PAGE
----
The ETA guidelines play a part in aiding installers. Manufacturers of anchors will usually have an indentation mark on them (referred to as a witness mark). Once you install an anchor, it imprints a number of dots on the anchor. Once auditing is carried out onsite after installation, we can simply undo the rod and see if the fixing has been installed correctly.
As an example, from a manufacturer’s point of view, if there is a failure on site and you have not used a torque wrench, then you have not installed the fixing under the manufacturer guidelines. Therefore, the installation is not compliant to BS 8539 standard.
How does BS 8539 guide on-site testing to ensure an anchor is compliant?
Site testing is covered extensively in BS 8539, and the main criteria is the tester needs to be competent. Now, the only competency is through the CFA, so you need to get a qualification through CFA. There are two levels; there is proof testing and allowable load testing.
- Ultimate load testing
- Proof testing
Ultimate load testing
- Testing the substrate is relatively simple to do with lightweight material, but not with more problematic substrates such as a block of beam systems where there is no clear indication of highlighting the capacity of the concrete.
- This is why it is important that while specifying an anchor, you need to know the capacity of substrate that the fixing will be installed into.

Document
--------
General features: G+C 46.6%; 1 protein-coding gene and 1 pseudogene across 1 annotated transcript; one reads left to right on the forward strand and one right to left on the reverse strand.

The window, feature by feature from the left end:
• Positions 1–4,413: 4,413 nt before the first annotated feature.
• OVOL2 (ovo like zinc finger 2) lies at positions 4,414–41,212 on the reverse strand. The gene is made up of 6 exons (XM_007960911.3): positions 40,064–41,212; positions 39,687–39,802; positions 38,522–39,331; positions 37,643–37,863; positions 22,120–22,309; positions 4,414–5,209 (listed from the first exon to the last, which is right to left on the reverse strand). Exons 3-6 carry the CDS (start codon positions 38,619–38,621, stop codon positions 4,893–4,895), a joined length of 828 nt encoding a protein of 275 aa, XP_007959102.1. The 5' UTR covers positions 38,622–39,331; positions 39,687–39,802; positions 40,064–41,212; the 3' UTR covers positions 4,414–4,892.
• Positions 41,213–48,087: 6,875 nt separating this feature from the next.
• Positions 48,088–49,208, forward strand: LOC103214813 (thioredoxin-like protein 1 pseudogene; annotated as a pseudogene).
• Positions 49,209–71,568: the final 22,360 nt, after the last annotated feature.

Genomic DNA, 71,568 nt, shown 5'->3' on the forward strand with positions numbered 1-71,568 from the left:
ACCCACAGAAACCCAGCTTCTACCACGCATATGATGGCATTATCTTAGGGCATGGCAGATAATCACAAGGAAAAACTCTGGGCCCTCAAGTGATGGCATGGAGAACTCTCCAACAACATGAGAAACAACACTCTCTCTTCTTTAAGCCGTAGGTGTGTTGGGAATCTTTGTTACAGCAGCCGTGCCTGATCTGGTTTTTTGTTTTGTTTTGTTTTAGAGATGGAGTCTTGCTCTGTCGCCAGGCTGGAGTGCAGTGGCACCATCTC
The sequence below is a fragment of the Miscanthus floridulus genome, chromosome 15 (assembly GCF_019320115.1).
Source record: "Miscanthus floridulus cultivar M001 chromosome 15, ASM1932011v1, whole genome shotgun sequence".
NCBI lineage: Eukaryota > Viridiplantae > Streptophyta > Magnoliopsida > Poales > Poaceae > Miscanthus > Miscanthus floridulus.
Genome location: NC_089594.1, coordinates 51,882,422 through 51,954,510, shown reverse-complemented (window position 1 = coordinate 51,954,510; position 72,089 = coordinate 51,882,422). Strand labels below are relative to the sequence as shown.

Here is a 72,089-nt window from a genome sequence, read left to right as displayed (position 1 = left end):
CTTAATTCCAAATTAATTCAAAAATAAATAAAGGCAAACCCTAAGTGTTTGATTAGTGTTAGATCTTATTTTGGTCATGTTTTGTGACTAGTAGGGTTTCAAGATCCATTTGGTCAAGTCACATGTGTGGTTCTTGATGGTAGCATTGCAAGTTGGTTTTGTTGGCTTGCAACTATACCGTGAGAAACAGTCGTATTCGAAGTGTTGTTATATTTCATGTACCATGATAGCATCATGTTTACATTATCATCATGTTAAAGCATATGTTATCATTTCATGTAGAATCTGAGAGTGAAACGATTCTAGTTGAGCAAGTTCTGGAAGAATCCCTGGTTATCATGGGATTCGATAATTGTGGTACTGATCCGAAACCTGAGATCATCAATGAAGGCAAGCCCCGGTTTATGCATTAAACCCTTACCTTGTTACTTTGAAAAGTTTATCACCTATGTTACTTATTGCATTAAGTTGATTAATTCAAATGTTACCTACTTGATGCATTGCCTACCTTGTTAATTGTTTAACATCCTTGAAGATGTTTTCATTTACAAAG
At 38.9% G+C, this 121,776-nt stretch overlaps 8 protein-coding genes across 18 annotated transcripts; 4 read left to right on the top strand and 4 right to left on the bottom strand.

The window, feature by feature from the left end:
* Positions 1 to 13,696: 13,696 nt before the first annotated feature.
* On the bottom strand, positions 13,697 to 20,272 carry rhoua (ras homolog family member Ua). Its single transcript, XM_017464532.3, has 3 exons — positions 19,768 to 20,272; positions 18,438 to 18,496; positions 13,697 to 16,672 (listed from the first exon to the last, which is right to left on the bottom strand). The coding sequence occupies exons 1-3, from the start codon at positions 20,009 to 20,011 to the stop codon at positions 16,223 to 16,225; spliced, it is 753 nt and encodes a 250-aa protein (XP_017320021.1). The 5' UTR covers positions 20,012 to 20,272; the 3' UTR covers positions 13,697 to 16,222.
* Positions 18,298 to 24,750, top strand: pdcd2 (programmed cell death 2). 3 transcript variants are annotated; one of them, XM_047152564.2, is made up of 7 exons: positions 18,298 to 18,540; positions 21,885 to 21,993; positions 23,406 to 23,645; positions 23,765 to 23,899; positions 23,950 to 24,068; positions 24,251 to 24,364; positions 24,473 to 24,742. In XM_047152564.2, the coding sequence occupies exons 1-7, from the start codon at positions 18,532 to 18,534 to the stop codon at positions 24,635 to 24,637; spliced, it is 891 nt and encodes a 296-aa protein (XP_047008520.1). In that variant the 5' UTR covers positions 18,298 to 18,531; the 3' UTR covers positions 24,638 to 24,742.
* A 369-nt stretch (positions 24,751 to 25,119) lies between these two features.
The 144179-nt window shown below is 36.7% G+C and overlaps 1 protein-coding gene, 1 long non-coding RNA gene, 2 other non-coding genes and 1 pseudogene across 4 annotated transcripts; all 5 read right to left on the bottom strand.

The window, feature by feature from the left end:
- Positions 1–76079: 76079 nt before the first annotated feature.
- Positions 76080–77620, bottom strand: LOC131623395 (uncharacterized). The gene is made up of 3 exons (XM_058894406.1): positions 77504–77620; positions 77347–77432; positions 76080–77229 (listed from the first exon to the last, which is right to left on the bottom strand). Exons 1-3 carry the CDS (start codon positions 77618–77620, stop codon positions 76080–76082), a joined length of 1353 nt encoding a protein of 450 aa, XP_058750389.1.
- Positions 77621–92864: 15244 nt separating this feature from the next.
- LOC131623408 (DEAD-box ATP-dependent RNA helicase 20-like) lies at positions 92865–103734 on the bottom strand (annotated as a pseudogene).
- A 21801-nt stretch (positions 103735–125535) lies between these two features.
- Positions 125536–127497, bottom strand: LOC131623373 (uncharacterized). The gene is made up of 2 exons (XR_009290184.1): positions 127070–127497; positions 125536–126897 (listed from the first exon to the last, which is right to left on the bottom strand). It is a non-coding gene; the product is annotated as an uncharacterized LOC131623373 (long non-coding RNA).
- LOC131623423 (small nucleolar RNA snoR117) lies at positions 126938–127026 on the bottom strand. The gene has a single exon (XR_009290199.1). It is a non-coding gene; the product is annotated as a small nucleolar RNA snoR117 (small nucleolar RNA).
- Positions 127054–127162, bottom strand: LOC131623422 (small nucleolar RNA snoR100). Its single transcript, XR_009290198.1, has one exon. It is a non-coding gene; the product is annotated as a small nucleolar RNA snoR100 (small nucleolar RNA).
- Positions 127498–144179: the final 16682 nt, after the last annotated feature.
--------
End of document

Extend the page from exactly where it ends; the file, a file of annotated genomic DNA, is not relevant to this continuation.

- Test the amount of load an anchor can take, working from failure down using safety values.
Proof testing (building insurance companies request proof testing often)
- Has the anchor been installed correctly?
- A manufacturer may be asked to test five anchors/fixings in one substrate, or to test every 1 in 25 or 1 in 40.
- If they are flush-fixed (bolt head anchor) or a frame fixing, you simply can’t test the anchor as you can’t attach it.
Ultimately, a proof test just tests the quality of the installation.
There is further guidance from BS 8539 regarding proof testing and this is also highlighted on the CFA website.
- How many fixings should you proof test?
- What load should you test to? What is the percentage safety factor and what should it be going to?
- If you are testing 1 in 40 fixings, you are only allowed a factor of 1.5 times the applied load. The actual applied load must not exceed the manufacturer’s recommended load.
- If you test 1 in 25 anchors, the guidelines advise the applied load can be 1.25x the specified load requirement from the manufacturer.
Peter states there is a major issue with proof testing:
“It is becoming a bit of a box-ticking exercise or a commercial requirement more than a safe installation issue”
How does a subcontractor prove to the main contractor that all of the anchors/fixings fitted onsite have followed the correct procedure?
If you log onto the CFA website, you can download the right documentation where you can record the anchor the contractor has specified and the installer has installed. It is important that when the anchor is specified in the design, the correct part code is put on the box. Once this is done, anyone can trace the part code back and examine the fixing specification to see if it is different from what was originally specified.
For us (MIDFIX), proof tests are often requested but how important are they?
BS 8539 states that if a specified anchor has an ETA and it has been installed by a competent installer who is supervised, there shouldn’t be a requirement for a proof test. As a manufacturer, we understand that 95% of bracketry failures are caused by incorrect anchor installation, so clearly that is a requirement for the industry. Training installers is a much more important factor, as Peter explains, “if you go onsite and train installers with a tool box talk and a practical demonstration.”
Before a proof test is carried out onsite, what type of information do you require?